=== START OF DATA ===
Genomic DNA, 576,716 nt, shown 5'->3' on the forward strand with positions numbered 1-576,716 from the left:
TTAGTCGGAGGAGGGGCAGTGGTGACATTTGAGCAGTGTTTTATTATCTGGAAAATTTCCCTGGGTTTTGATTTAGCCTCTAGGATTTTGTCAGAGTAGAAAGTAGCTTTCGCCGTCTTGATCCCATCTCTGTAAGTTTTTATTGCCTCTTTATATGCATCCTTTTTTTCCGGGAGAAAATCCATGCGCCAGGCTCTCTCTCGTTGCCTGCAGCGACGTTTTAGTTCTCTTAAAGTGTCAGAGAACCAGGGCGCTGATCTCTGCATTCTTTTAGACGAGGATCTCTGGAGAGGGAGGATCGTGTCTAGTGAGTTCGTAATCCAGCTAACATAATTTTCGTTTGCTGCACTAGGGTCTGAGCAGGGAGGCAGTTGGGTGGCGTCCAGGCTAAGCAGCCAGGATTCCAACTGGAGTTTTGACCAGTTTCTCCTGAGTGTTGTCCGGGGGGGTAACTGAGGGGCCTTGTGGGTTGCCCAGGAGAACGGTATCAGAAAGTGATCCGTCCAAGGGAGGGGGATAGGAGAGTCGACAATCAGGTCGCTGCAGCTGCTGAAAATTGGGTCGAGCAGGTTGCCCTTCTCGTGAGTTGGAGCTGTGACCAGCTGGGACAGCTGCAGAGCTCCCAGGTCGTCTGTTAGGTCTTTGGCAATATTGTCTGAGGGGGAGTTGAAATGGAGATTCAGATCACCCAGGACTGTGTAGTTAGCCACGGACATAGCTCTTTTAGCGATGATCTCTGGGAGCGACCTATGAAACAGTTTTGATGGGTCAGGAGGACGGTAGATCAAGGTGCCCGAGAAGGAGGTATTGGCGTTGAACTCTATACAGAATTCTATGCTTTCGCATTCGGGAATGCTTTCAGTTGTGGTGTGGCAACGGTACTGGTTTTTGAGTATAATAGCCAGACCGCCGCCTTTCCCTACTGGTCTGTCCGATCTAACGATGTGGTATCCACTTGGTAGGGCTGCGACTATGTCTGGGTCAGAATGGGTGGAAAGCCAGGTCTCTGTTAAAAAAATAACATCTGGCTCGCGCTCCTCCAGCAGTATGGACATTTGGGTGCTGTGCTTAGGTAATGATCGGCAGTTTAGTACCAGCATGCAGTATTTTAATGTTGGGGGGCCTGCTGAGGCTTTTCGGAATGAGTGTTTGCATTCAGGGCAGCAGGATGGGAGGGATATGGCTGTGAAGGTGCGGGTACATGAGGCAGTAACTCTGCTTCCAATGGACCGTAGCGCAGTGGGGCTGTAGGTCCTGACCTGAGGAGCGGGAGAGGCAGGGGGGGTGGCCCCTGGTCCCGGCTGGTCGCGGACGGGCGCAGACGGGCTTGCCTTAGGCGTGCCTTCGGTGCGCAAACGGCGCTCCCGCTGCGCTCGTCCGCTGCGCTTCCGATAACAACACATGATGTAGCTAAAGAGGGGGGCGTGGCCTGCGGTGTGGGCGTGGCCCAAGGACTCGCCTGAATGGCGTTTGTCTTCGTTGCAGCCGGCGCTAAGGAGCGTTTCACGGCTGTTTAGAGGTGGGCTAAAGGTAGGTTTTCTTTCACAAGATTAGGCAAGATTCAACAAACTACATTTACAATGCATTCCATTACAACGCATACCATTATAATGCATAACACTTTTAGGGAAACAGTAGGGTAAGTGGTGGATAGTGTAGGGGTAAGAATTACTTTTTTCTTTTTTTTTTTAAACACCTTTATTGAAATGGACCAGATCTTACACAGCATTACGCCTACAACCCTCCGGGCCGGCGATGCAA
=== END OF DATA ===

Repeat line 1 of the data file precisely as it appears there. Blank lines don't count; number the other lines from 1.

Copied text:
Genomic DNA, 576,716 nt, shown 5'->3' on the forward strand with positions numbered 1-576,716 from the left: